I suspect most of the OL problems came from Frey and Drevno not working well together.  I mean, Drevno had the OL in 2015 and 2016 running much better than the 2017 version.  That step backward was huge!  And seeing some of these quotes, putting it together tells me that the Frey-Drev combo just didn't work.  Good on Harbaugh for not trying to assign blame by keeping one part of the problem.  He just cleaned house to start over, and I appreciate that.


May 8th, 2018 at 3:08 PM ^

I'm aware each wording has its own meaning for its own group. My point is and I feel your first paragraph backs it up is its a very complicated system as adjustments seem potentially limitless. Each and every wording needs to be known and understood by the QB or else a concept of the play will be missed, which might be nothing...or lead to a botched play. I know this system is common in football but from the little I heard our terminology seemed excessive for players who are still just kids. Considering how not only the OL struggled, but indivudally each of our QBs, and our WRs struggled as well. 

Obviously guessing here, but it seems like an NFL playbook. Which if our guys can handle thats fantastic, but if not we will struggle. There are a lot of up tempo college programs that have simple approaches compared to ours that produce more points than us. 

I agree the mix of Drev and Frey was a disaster. I hope the problems up front caused a trickle effect that hurt everything else. Then fixing the line can be close to a cure all. Please football gods let this be the case. 


May 8th, 2018 at 3:56 PM ^

was probably a big issue last year as the reason for the dropoff from 2015-2016 to 2017.

We lost a bunch of guys, had to start two true Sophs at guard, a C that for four years couldn't get on the field, an OT playing out of position and an revolving door of OTs that shouldn't have been on the two-deep, talent-wise.  Sometimes you're players are two young/not talented enough/don't get it and that seemed to be the combo last year.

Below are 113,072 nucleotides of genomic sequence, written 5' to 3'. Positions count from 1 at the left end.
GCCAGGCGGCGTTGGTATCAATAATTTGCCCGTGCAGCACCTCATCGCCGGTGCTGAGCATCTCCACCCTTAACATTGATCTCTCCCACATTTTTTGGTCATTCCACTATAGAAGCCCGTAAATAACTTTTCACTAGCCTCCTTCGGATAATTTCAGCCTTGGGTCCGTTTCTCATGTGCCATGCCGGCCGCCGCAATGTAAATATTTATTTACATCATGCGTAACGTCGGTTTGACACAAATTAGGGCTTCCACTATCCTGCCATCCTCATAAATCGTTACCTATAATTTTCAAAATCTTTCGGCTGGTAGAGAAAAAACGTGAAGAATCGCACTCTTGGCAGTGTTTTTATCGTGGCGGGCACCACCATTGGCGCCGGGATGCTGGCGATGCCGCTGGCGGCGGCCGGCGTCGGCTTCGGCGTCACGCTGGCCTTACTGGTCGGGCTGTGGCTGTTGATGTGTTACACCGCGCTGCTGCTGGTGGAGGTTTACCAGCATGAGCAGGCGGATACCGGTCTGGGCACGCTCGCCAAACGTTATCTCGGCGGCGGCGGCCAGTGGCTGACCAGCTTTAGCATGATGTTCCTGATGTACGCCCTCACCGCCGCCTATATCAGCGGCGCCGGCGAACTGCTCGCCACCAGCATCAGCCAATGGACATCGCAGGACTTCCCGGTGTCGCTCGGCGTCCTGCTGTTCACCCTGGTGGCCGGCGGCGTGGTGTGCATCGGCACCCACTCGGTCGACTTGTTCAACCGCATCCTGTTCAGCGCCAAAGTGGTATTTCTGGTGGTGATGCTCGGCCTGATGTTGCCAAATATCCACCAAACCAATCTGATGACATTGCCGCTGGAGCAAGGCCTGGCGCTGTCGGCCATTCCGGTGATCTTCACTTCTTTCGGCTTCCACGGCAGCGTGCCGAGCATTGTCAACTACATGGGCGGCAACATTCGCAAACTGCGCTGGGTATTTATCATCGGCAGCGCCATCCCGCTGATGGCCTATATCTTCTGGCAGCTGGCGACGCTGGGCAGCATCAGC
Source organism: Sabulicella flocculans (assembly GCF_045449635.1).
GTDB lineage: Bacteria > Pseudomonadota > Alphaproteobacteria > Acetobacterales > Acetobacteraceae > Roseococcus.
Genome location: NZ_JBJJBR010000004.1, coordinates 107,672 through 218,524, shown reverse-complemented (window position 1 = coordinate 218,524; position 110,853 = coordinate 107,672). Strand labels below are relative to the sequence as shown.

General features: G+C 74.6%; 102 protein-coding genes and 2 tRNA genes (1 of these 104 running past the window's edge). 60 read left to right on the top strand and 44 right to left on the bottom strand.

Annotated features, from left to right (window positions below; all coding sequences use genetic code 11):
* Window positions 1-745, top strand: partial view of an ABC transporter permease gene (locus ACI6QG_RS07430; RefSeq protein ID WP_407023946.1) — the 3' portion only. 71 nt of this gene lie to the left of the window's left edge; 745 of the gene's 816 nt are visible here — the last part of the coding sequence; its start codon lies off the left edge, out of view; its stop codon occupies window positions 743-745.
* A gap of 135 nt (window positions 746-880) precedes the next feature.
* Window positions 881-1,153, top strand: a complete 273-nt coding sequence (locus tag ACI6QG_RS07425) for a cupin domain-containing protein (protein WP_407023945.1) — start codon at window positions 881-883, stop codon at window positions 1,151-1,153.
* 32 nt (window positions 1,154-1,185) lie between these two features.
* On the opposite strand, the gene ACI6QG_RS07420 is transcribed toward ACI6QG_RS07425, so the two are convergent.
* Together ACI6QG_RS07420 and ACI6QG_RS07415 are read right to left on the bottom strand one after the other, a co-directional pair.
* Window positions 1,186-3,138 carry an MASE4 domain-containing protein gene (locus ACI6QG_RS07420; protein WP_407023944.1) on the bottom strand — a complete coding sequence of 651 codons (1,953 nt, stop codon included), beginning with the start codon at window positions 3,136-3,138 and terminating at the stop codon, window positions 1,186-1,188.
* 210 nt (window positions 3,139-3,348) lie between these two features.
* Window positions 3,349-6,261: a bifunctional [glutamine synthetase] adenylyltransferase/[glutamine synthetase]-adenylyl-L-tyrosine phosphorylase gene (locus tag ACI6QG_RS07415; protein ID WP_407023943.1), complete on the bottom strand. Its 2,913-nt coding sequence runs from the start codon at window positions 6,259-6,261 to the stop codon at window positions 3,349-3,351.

Quite likely the Drevno/Frey dynamic compounded things as well.  Doesn't seem like a good idea to have different coaches coaching the interior line and OTs when it's a position group that has to work so closely together.  I could be wrong about that but probably a reason OL isn't typically coached that way.


May 8th, 2018 at 4:00 PM ^

the guy has been a good OL coach in the past.  I have to think the Drevno/Frey split responsibility and general lack of experience/talent on the line were the biggest problems.

Of course the remaining players are going to say things like this.  They're not going to say, yeah, we just weren't very good last year.

This is spring.  Every spring you hear "we're more focused than last year" and "we like what we're running better", blah blah blah.

4th phase

May 8th, 2018 at 5:00 PM ^

Since this sentiment has been repeated a lot I tried searching back through the archives of when Drevno and Frey were hired and the subsequent spring fluff articles and I havent been able to find the words: simpler, simplified, back to basics, etc. The descriptors around Drevno's hire seem to be intense, hard working, and tougher as compared to Hoke's tenure. (Harder working and tougher are probably about physicallity but could also apply to a more complicated offensive playbook). So yes all spring chatter is extremely optimistic, but there could be something to this whole simple approach thing.


May 8th, 2018 at 5:43 PM ^